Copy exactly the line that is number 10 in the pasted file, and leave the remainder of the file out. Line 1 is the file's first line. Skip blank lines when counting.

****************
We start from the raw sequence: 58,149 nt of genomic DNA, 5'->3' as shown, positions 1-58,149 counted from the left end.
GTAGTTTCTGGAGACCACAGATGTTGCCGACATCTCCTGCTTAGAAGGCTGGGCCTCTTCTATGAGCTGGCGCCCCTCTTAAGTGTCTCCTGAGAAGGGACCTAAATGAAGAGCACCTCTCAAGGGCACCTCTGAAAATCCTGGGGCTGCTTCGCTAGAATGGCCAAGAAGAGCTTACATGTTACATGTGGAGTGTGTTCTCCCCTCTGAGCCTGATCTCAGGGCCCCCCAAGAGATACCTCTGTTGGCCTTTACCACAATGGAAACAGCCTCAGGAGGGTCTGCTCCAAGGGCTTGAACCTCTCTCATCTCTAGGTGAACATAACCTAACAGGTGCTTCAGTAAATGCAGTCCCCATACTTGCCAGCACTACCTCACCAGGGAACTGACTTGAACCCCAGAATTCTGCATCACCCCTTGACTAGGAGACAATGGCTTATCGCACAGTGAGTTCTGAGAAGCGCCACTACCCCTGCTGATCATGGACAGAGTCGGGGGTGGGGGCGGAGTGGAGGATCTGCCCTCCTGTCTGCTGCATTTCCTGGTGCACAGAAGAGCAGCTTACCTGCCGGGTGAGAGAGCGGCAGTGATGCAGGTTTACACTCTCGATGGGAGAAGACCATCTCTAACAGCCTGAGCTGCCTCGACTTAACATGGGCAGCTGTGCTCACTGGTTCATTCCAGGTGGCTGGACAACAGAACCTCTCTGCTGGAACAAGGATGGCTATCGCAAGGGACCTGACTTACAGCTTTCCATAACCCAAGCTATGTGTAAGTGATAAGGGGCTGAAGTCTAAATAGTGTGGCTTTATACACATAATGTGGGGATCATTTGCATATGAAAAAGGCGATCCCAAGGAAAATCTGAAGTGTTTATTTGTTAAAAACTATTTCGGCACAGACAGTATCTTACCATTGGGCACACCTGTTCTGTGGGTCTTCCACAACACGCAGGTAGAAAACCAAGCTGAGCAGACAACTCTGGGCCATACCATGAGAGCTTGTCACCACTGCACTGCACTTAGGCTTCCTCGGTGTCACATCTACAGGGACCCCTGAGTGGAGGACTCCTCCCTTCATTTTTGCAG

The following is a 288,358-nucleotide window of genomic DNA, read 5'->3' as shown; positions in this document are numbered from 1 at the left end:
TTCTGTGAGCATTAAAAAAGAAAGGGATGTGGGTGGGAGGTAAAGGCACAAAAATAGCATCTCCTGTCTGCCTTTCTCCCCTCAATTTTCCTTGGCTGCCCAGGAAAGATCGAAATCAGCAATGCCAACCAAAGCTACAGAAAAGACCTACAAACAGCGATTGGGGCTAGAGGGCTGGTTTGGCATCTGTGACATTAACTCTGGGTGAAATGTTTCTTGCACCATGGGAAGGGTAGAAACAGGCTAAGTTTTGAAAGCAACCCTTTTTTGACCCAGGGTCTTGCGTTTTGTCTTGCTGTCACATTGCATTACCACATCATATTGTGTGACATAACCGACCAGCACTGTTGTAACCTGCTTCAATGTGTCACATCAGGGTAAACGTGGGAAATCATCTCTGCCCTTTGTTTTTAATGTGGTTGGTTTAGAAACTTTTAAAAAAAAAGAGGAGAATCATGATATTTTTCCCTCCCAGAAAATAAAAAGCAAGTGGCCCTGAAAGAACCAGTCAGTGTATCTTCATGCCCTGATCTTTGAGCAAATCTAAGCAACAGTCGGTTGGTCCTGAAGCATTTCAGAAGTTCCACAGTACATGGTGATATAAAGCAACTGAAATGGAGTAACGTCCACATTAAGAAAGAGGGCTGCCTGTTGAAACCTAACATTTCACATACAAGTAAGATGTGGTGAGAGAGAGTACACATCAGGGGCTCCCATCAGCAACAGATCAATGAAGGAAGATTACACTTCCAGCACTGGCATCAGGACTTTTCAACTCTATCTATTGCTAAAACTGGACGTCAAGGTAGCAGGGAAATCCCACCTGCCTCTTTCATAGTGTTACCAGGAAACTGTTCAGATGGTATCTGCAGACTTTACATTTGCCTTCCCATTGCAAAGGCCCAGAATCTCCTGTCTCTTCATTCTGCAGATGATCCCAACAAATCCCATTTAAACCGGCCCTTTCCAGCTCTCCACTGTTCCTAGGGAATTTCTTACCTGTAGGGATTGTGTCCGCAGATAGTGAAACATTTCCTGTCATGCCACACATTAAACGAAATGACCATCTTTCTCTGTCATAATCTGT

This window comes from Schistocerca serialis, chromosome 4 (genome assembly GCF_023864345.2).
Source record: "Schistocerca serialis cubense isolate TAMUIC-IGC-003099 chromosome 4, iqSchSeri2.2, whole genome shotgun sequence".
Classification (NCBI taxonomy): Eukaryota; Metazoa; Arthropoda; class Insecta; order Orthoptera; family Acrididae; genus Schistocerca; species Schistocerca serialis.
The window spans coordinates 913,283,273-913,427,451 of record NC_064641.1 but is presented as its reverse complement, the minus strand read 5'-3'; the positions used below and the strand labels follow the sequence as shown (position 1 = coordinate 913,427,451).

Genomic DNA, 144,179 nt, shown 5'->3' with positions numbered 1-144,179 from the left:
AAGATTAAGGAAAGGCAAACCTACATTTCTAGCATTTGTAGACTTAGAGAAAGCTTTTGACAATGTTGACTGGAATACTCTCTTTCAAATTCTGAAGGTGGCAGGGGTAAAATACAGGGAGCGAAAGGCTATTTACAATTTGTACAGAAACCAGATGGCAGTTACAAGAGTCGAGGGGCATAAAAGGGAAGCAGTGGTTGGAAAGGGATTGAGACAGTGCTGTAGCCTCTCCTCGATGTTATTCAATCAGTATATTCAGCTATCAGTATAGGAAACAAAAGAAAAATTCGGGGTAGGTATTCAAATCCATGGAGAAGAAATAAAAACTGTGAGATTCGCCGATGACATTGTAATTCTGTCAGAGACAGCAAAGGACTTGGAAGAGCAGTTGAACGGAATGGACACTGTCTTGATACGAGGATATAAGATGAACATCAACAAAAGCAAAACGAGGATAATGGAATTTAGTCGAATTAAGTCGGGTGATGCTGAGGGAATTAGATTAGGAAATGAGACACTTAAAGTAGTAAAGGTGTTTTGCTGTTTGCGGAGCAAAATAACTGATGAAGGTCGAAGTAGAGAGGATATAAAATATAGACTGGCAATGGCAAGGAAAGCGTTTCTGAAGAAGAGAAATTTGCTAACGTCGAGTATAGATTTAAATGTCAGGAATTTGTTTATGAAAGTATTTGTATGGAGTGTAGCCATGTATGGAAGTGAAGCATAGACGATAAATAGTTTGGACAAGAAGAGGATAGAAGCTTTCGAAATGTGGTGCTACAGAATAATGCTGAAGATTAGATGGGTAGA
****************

AAGATTAAGGAAAGGCAAACCTACATTTCTAGCATTTGTAGACTTAGAGAAAGCTTTTGACAATGTTGACTGGAATACTCTCTTTCAAATTCTGAAGGTGGCAGGGGTAAAATACAGGGAGCGAAAGGCTATTTACAATTTGTACAGAAACCAGATGGCAGTTACAAGAGTCGAGGGGCATAAAAGGGAAGCAGTGGTTGGAAAGGGATTGAGACAGTGCTGTAGCCTCTCCTCGATGTTATTCAATCAGTATATTCAGCTATCAGTATAGGAAACAAAAGAAAAATTCGGGGTAGGTATTCAAATCCATGGAGAAGAAATAAAAACTGTGAGATTCGCCGATGACATTGTAATTCTGTCAGAGACAGCAAAGGACTTGGAAGAGCAGTTGAACGGAATGGACACTGTCTTGATACGAGGATATAAGATGAACATCAACAAAAGCAAAACGAGGATAATGGAATTTAGTCGAATTAAGTCGGGTGATGCTGAGGGAATTAGATTAGGAAATGAGACACTTAAAGTAGTAAAGGTGTTTTGCTGTTTGCGGAGCAAAATAACTGATGAAGGTCGAAGTAGAGAGGATATAAAATATAGACTGGCAATGGCAAGGAAAGCGTTTCTGAAGAAGAGAAATTTGCTAACGTCGAGTATAGATTTAAATGTCAGGAATTTGTTTATGAAAGTATTTGTATGGAGTGTAGCCATGTATGGAAGTGAAGCATAGACGATAAATAGTTTGGACAAGAAGAGGATAGAAGCTTTCGAAATGTGGTGCTACAGAATAATGCTGAAGATTAGATGGGTAGA